Determine how to organize content set permissions for controlling access to specific data and deploying actions on endpoints. As a best practice, ensure that the content in any particular content set is similar to minimize the risk of assigning unintended permissions to user roles. You can organize content sets based on the following:
- Capability: read or write
- Content type: for example, saved questions, sensors, or packages
- Subject matter: for example, Tanium Client administration or Windows system administration
For content that is provided through Tanium modules and content packs, the best practice is to keep the content objects in their original Tanium-provided content sets. As much as possible when moving content between content sets, create copies of Tanium-provided content and move the copies instead of the original versions. If moving original Tanium-provided content becomes necessary, consult your TAM before proceeding.
The following are best practices for managing roles:
- Configure module roles before advanced or micro admin roles. Module permissions grant access to a specific module and often provide additional advanced and micro admin permissions.
- When configuring roles, take advantage of their modularity and cumulative effect on user permissions. For example, instead of creating a role with all the permissions that a particular user needs, and creating another role with only slightly different permissions for another user, create several roles with smaller but unique permissions sets. You can then mix and match these minimalistic roles among various users to achieve the same effective permissions as individual roles that have comprehensive permissions. For details, see Effective role permissions.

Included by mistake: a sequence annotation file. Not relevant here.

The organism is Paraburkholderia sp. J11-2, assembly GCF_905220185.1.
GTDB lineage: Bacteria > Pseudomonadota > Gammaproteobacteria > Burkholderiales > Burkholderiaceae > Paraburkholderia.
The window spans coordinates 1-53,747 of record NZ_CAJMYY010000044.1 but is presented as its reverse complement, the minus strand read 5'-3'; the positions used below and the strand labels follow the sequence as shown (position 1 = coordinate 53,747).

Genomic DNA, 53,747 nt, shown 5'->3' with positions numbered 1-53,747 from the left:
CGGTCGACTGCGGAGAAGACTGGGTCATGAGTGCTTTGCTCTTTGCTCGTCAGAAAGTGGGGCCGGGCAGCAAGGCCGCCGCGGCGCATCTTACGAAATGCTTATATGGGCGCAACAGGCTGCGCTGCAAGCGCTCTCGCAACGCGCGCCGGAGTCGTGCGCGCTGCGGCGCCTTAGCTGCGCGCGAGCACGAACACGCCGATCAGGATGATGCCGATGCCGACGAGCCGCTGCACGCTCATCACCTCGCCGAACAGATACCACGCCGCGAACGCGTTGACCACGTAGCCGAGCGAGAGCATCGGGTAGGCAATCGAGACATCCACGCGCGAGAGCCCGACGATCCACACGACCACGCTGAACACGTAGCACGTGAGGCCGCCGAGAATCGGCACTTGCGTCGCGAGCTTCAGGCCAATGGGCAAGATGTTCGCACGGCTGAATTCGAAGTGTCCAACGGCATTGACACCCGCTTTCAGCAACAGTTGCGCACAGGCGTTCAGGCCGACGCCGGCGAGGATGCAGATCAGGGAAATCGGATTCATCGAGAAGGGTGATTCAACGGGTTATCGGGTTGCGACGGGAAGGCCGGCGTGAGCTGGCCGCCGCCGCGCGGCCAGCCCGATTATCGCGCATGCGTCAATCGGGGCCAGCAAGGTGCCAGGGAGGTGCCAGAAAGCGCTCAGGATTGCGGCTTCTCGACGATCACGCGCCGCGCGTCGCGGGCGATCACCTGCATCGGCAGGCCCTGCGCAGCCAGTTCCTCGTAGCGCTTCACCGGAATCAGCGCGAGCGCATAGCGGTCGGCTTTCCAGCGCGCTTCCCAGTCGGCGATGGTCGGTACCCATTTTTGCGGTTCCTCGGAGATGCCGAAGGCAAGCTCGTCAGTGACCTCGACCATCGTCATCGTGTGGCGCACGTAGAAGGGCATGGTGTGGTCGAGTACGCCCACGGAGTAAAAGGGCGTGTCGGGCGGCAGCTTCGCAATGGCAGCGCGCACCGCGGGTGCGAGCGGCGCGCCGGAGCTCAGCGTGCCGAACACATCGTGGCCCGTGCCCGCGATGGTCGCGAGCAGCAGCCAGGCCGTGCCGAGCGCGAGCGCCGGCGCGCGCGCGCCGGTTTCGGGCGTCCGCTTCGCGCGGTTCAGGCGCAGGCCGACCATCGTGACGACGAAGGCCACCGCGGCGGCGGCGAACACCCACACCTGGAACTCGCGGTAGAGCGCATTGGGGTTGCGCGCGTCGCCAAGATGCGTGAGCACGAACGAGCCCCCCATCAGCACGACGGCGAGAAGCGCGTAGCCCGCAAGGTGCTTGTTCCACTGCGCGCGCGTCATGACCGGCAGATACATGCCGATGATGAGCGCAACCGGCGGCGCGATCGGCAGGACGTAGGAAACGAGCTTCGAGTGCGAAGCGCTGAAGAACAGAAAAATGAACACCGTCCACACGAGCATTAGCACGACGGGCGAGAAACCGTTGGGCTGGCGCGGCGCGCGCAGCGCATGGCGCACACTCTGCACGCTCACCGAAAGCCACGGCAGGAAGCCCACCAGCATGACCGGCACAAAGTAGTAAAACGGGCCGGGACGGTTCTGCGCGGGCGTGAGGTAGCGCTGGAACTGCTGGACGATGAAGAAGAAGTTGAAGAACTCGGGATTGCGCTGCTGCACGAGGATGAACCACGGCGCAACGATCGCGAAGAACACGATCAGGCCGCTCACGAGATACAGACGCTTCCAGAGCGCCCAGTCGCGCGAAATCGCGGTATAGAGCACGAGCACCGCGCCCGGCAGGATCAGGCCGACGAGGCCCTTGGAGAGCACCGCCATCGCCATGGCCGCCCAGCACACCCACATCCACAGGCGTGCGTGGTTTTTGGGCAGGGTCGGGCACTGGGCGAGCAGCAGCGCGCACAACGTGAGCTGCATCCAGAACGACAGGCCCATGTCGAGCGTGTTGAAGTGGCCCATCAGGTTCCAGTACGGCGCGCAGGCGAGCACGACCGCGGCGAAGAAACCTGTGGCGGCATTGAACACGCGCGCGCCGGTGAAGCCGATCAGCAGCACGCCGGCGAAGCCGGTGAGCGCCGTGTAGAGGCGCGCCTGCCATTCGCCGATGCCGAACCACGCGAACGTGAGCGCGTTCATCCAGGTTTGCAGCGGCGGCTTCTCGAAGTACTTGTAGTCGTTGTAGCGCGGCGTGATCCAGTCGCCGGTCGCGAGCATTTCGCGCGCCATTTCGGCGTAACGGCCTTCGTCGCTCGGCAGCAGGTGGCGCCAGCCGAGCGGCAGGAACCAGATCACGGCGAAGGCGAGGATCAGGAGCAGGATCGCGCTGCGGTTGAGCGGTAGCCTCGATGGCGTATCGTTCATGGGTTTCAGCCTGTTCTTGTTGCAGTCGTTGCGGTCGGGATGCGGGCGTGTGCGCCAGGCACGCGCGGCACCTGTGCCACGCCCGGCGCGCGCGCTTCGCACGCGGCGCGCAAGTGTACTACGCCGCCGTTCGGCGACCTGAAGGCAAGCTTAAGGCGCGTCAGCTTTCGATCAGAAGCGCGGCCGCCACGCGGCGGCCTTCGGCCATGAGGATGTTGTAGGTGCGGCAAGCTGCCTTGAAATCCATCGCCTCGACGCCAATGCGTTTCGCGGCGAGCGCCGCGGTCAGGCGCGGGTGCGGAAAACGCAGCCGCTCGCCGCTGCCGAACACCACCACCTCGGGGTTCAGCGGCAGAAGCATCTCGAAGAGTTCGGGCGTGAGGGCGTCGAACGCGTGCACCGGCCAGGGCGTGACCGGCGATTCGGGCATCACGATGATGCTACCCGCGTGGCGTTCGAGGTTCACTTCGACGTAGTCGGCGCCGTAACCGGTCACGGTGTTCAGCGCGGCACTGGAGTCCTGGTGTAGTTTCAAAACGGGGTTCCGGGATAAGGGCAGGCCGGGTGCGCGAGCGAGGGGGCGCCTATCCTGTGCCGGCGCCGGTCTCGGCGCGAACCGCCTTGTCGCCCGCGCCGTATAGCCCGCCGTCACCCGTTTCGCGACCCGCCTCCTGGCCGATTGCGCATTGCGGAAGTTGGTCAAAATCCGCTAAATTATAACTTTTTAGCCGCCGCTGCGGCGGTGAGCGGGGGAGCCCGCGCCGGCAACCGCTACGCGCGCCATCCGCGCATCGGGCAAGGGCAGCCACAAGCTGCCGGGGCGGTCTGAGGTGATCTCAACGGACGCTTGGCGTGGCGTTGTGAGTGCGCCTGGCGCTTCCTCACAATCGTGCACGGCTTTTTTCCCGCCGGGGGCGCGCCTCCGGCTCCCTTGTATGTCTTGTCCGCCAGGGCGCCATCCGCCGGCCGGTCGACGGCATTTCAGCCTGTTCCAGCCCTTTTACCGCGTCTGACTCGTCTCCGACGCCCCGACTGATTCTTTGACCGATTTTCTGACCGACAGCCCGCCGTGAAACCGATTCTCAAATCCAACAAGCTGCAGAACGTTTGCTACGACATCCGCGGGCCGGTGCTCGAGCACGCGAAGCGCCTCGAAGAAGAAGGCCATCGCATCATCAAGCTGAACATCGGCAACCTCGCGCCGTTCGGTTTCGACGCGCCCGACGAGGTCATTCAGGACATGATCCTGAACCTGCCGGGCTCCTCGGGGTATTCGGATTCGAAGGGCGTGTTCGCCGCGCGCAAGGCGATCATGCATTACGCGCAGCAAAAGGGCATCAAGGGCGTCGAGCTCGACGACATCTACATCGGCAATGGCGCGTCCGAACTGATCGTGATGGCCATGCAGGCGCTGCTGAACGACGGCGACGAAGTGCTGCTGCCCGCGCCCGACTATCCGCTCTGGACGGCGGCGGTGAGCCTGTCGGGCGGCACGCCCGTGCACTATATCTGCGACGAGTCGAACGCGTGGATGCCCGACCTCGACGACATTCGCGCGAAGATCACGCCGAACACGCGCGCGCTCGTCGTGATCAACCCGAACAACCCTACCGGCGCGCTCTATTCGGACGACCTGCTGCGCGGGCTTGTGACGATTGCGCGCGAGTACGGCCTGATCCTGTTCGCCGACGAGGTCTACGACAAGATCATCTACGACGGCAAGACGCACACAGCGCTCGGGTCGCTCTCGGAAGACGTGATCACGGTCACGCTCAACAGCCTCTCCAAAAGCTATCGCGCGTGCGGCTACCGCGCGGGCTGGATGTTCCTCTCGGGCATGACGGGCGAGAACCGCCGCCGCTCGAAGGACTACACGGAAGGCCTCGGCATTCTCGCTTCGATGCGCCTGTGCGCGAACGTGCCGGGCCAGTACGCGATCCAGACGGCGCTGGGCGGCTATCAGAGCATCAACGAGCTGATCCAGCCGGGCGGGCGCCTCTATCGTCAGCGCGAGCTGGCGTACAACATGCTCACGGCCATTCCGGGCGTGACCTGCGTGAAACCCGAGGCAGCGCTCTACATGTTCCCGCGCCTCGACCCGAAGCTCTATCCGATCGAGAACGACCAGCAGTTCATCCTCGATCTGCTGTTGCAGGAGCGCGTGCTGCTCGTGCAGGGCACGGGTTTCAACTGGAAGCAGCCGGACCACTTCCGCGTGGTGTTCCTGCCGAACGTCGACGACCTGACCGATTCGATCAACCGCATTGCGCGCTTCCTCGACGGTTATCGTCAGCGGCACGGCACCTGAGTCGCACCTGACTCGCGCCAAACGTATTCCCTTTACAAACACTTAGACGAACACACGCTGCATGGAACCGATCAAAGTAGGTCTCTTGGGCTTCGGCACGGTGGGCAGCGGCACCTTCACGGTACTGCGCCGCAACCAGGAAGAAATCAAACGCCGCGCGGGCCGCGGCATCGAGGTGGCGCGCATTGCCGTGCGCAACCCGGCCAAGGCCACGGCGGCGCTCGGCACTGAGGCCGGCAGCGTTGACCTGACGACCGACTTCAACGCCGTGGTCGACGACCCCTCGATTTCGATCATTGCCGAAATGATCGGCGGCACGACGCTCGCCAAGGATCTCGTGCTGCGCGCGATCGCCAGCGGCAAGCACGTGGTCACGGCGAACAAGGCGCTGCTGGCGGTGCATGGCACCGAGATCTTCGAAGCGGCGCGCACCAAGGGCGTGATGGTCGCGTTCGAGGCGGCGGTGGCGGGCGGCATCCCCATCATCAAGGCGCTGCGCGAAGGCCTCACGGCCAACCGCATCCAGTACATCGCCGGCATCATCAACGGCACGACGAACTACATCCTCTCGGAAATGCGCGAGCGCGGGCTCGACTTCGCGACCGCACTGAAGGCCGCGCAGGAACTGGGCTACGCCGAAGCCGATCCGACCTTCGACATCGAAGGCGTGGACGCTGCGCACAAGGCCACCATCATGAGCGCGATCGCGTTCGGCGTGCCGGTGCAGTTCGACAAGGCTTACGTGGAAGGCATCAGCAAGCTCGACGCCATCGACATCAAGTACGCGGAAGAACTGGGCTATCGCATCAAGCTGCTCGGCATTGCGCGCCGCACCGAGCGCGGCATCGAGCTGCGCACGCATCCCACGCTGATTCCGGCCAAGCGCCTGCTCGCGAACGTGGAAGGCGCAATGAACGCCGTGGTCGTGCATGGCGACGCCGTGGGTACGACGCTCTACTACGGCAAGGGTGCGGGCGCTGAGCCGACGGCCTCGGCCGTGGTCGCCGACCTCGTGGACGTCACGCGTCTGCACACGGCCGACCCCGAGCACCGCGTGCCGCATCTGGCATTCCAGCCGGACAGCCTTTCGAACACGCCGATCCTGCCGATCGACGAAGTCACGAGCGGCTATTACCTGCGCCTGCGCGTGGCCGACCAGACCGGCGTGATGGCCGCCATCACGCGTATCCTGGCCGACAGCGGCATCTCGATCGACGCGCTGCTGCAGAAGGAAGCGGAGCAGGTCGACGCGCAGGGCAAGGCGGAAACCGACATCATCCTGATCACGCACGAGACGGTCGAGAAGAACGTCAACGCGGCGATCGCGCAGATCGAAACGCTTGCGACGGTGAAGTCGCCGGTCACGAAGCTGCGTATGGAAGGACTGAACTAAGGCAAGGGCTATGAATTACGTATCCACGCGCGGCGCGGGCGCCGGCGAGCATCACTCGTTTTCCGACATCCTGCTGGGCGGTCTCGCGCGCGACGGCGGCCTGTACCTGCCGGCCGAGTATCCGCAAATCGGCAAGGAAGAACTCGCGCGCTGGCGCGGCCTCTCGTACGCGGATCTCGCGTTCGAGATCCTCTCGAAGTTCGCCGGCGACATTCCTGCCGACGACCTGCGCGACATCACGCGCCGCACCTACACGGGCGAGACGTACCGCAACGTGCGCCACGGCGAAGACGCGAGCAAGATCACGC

Avoid modifying Tanium-provided module roles. The process of upgrading or re-importing a module overwrites the module role configurations, along with any modifications that you made.
Users and user groups
If you plan to import users and user groups from a Lightweight Directory Access Protocol (LDAP) or Active Directory (AD) server, do so before assigning roles. The Tanium Server automatically synchronizes with the LDAP server every five minutes
User group permissions
The best practice is to control permissions at the user group level as much as possible instead of at the user level. Assigning roles and users to user groups minimizes the administrative effort required to update your RBAC configuration. For example, instead of modifying role assignments for each user who might join or leave your organization, or whose responsibilities might change, you can configure user groups that use sensor-based filters to dynamically adjust group membership when such changes occur.
To identify which permissions are needed, consider what each team in your organization needs to accomplish through the Tanium system. In particular, consider the following:
- Which users require access to which Tanium module workbenches?
- Do you want to use the Administrator global permission to assign full administrator permissions to a few users or assign granular micro admin permissions that grant or deny page-specific read and write access to the Tanium Console Administration pages?
You can use a Security Assertion Markup Language (SAML) identity provider to provide single sign-on authentication for Tanium Console users. For details and related tasks, see Integrating with a SAML IdP.
Last updated: 7/30/2019 3:03 PM | Feedback